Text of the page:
Some fellow Republicans have voiced unease over Trump's claims of voting fraud.
"The problem with throwing up unsubstantiated charges is it undermines faith in democracy," Adam Kinzinger, a Republican U.S. congressman from Michigan who was re-elected on Tuesday, told CNN.
Biden, a 77-year-old former vice president and U.S. senator who has spent a half century in public life, predicted victory on Wednesday and launched a website to begin the transition to a Democratic-controlled White House.
Trump, 74, is seeking a second four years in office after a tumultuous first term in which he has been impeached but acquitted in a Senate trial, put relations with NATO allies under strain and struggled to respond to the coronavirus pandemic which has killed about 230,000 Americans.
Trump's campaign called for a recount in Wisconsin, where Biden led by roughly 21,000 votes out of 3.3 million cast, a margin slim enough to entitle him to a recount. However elections experts said a recount in Wisconsin was seen as unlikely to alter the result.
His campaign also filed lawsuits in Michigan and Pennsylvania to stop vote counting. Michigan Secretary of State Jocelyn Benson, in charge of elections, called the Trump team's lawsuit "frivolous."
Trump's campaign filed a lawsuit in Georgia to require that Chatham County, which includes the city of Savannah, separate and secure late-arriving ballots to ensure they are not counted.
It also asked the U.S. Supreme Court to allow Trump to join a pending lawsuit filed by Pennsylvania Republicans over whether the battleground state should be permitted to accept late-arriving ballots that were mailed by Election Day.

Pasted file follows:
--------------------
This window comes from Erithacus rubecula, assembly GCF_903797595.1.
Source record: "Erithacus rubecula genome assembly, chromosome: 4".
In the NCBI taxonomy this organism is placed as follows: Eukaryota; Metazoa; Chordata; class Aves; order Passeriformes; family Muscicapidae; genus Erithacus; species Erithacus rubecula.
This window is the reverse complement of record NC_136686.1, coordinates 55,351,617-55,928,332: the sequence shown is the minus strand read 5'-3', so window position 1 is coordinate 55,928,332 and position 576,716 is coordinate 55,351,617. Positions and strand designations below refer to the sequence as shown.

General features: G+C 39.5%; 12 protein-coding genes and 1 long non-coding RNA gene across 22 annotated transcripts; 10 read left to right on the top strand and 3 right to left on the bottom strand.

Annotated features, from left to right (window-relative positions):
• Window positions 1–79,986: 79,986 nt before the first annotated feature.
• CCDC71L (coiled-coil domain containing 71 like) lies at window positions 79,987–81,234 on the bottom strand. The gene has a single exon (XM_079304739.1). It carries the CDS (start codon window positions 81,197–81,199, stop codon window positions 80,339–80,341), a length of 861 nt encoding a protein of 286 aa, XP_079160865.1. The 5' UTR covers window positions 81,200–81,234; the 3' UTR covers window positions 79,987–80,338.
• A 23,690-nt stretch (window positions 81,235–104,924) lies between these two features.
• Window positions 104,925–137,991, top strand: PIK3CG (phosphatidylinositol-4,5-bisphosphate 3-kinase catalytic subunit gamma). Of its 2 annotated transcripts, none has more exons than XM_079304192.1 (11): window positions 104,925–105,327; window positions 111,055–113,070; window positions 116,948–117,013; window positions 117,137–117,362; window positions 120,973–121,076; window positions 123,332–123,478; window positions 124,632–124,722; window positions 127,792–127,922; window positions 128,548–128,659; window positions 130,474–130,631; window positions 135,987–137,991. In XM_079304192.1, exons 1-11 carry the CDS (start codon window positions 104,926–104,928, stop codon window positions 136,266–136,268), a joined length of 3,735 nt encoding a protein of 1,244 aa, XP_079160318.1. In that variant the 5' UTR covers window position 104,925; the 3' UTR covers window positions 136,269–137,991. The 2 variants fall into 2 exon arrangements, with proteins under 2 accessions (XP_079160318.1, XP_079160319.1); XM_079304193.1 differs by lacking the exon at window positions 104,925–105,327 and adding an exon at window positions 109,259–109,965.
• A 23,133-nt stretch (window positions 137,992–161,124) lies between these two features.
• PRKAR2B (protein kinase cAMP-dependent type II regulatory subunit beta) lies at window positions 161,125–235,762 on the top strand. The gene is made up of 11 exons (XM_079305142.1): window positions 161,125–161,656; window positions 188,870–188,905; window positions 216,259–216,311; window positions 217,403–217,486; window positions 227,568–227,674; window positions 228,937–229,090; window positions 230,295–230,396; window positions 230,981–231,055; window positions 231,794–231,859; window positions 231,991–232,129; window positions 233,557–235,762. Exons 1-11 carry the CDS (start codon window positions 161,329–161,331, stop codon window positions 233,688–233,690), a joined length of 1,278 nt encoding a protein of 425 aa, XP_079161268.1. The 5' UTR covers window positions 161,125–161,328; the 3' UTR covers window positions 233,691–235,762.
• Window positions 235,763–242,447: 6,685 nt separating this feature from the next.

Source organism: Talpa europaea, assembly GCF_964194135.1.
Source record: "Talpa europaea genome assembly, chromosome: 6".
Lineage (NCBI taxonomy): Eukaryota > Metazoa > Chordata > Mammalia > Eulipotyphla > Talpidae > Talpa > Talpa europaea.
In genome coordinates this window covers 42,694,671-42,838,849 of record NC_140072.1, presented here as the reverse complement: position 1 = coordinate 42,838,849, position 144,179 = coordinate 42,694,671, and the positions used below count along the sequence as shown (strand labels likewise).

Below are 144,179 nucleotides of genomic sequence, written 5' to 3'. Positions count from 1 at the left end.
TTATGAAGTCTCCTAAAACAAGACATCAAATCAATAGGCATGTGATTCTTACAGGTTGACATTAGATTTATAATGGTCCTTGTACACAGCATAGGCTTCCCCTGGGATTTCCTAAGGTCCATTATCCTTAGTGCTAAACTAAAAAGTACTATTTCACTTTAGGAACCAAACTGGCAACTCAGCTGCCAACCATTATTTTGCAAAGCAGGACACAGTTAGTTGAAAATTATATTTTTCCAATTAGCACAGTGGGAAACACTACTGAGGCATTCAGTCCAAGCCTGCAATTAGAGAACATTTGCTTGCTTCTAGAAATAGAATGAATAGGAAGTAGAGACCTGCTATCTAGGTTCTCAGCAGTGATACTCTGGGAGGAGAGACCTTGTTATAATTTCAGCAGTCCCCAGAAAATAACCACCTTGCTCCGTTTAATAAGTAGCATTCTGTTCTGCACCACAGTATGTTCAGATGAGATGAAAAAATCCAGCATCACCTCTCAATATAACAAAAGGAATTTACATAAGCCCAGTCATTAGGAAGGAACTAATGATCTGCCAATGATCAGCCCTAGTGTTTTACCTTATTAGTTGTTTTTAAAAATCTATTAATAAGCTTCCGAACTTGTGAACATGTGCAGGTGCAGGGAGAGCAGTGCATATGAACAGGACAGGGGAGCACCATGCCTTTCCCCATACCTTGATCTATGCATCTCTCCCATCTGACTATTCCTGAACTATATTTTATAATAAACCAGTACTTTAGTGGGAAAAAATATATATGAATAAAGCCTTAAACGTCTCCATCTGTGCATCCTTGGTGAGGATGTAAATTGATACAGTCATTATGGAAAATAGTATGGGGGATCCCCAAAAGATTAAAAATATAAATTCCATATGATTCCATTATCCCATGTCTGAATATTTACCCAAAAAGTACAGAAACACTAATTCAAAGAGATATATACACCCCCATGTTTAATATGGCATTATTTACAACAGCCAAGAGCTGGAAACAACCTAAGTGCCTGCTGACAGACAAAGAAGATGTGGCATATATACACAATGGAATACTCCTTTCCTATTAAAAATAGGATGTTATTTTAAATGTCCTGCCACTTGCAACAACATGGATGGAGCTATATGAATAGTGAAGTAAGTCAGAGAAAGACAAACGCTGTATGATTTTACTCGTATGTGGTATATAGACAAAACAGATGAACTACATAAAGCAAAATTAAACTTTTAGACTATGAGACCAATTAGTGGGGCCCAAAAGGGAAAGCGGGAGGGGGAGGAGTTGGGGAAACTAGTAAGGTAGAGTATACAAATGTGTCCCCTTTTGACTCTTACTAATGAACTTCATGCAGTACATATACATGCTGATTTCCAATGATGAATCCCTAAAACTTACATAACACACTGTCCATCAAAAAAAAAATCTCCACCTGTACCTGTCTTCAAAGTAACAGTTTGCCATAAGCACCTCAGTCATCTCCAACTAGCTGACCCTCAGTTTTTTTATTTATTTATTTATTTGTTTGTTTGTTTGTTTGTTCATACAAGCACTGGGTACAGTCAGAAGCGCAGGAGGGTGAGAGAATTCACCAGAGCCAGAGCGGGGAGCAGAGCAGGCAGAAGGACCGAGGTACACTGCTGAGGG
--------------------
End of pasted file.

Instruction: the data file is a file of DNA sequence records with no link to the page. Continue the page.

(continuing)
Trump's campaign said it planned to make a statement in Las Vegas later on Thursday. A source said the campaign would announce a lawsuit that would allege that thousands of people cast ballots who no longer live in the state.
Despite Trump's allegations of fraud and an unsubstantiated charge that Democrats are trying to "steal" the election, U.S. election experts say fraud in balloting is rare.
With tensions rising, about 200 of Trump's supporters, some armed with rifles and handguns, gathered outside an election office in Phoenix, Arizona, on Wednesday following unsubstantiated rumors that votes were not being counted.
In Detroit, officials blocked about 30 people, mostly Republicans, from entering a vote-counting facility amid unfounded claims that the vote count in Michigan was fraudulent.
Anti-Trump protesters in other cities demanded that vote counting continue and there were arrests in Portland, Oregon, as well as New York, Denver and Minneapolis. Over 100 events are planned across the country between Wednesday and Saturday.
By early on Thursday, Biden had drawn about 3.6 million more votes than Trump nationwide. Trump defeated Democrat Clinton in 2016 after winning crucial battleground states and securing the Electoral College win even though she won about 3 million more votes nationwide.
(Additional reporting by Steve Holland, Susan Heavey and Doina Chiacu in Washington, Mimi Dwyer in Phoenix, Tim Reid in Los Angeles, Tom Hals in Delaware and Kanishka Singh in Bengaluru Writing by Will Dunham and Andy Sullivan Editing by Scott Malone and Alistair Bell)